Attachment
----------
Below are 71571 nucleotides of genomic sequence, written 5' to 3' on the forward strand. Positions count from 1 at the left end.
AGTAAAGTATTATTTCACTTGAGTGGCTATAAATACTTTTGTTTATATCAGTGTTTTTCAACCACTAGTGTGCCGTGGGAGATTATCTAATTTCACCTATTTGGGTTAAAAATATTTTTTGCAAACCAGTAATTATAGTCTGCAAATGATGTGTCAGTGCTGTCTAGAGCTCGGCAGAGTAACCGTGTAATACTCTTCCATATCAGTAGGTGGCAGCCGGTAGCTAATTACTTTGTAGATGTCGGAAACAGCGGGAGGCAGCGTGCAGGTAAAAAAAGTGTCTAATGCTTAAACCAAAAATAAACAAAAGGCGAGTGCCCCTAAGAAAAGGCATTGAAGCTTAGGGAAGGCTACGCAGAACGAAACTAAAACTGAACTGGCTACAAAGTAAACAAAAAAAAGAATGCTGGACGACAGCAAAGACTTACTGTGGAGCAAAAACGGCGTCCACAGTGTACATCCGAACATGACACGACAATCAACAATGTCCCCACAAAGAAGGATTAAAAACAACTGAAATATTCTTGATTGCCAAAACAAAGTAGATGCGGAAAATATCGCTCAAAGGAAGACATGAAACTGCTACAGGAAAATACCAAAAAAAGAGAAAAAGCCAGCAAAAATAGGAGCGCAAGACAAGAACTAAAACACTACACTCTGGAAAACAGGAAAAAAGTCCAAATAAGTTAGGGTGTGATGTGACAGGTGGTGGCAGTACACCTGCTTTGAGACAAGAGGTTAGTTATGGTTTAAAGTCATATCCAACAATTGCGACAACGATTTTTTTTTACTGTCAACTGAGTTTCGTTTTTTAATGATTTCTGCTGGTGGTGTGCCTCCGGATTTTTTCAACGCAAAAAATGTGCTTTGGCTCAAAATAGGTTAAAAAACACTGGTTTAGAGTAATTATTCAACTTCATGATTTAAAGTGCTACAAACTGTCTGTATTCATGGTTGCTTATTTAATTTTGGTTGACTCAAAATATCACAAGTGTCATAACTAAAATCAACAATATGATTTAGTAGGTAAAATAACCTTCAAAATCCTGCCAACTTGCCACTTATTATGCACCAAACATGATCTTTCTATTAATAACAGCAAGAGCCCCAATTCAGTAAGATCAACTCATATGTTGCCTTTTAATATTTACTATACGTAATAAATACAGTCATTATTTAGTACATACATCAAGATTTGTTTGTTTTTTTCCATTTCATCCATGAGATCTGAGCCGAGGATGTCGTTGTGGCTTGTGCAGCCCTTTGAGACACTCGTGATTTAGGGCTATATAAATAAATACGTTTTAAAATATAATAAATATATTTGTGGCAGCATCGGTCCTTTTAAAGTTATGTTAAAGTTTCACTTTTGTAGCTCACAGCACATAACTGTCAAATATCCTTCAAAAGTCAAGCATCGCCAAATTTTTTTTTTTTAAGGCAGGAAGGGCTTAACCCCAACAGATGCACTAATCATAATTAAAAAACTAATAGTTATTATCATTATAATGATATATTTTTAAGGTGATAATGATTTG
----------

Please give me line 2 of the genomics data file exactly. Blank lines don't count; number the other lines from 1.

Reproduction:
AGTAAAGTATTATTTCACTTGAGTGGCTATAAATACTTTTGTTTATATCAGTGTTTTTCAACCACTAGTGTGCCGTGGGAGATTATCTAATTTCACCTATTTGGGTTAAAAATATTTTTTGCAAACCAGTAATTATAGTCTGCAAATGATGTGTCAGTGCTGTCTAGAGCTCGGCAGAGTAACCGTGTAATACTCTTCCATATCAGTAGGTGGCAGCCGGTAGCTAATTACTTTGTAGATGTCGGAAACAGCGGGAGGCAGCGTGCAGGTAAAAAAAGTGTCTAATGCTTAAACCAAAAATAAACAAAAGGCGAGTGCCCCTAAGAAAAGGCATTGAAGCTTAGGGAAGGCTACGCAGAACGAAACTAAAACTGAACTGGCTACAAAGTAAACAAAAAAAAGAATGCTGGACGACAGCAAAGACTTACTGTGGAGCAAAAACGGCGTCCACAGTGTACATCCGAACATGACACGACAATCAACAATGTCCCCACAAAGAAGGATTAAAAACAACTGAAATATTCTTGATTGCCAAAACAAAGTAGATGCGGAAAATATCGCTCAAAGGAAGACATGAAACTGCTACAGGAAAATACCAAAAAAAGAGAAAAAGCCAGCAAAAATAGGAGCGCAAGACAAGAACTAAAACACTACACTCTGGAAAACAGGAAAAAAGTCCAAATAAGTTAGGGTGTGATGTGACAGGTGGTGGCAGTACACCTGCTTTGAGACAAGAGGTTAGTTATGGTTTAAAGTCATATCCAACAATTGCGACAACGATTTTTTTTTACTGTCAACTGAGTTTCGTTTTTTAATGATTTCTGCTGGTGGTGTGCCTCCGGATTTTTTCAACGCAAAAAATGTGCTTTGGCTCAAAATAGGTTAAAAAACACTGGTTTAGAGTAATTATTCAACTTCATGATTTAAAGTGCTACAAACTGTCTGTATTCATGGTTGCTTATTTAATTTTGGTTGACTCAAAATATCACAAGTGTCATAACTAAAATCAACAATATGATTTAGTAGGTAAAATAACCTTCAAAATCCTGCCAACTTGCCACTTATTATGCACCAAACATGATCTTTCTATTAATAACAGCAAGAGCCCCAATTCAGTAAGATCAACTCATATGTTGCCTTTTAATATTTACTATACGTAATAAATACAGTCATTATTTAGTACATACATCAAGATTTGTTTGTTTTTTTCCATTTCATCCATGAGATCTGAGCCGAGGATGTCGTTGTGGCTTGTGCAGCCCTTTGAGACACTCGTGATTTAGGGCTATATAAATAAATACGTTTTAAAATATAATAAATATATTTGTGGCAGCATCGGTCCTTTTAAAGTTATGTTAAAGTTTCACTTTTGTAGCTCACAGCACATAACTGTCAAATATCCTTCAAAAGTCAAGCATCGCCAAATTTTTTTTTTTTAAGGCAGGAAGGGCTTAACCCCAACAGATGCACTAATCATAATTAAAAAACTAATAGTTATTATCATTATAATGATATATTTTTAAGGTGATAATGATTTG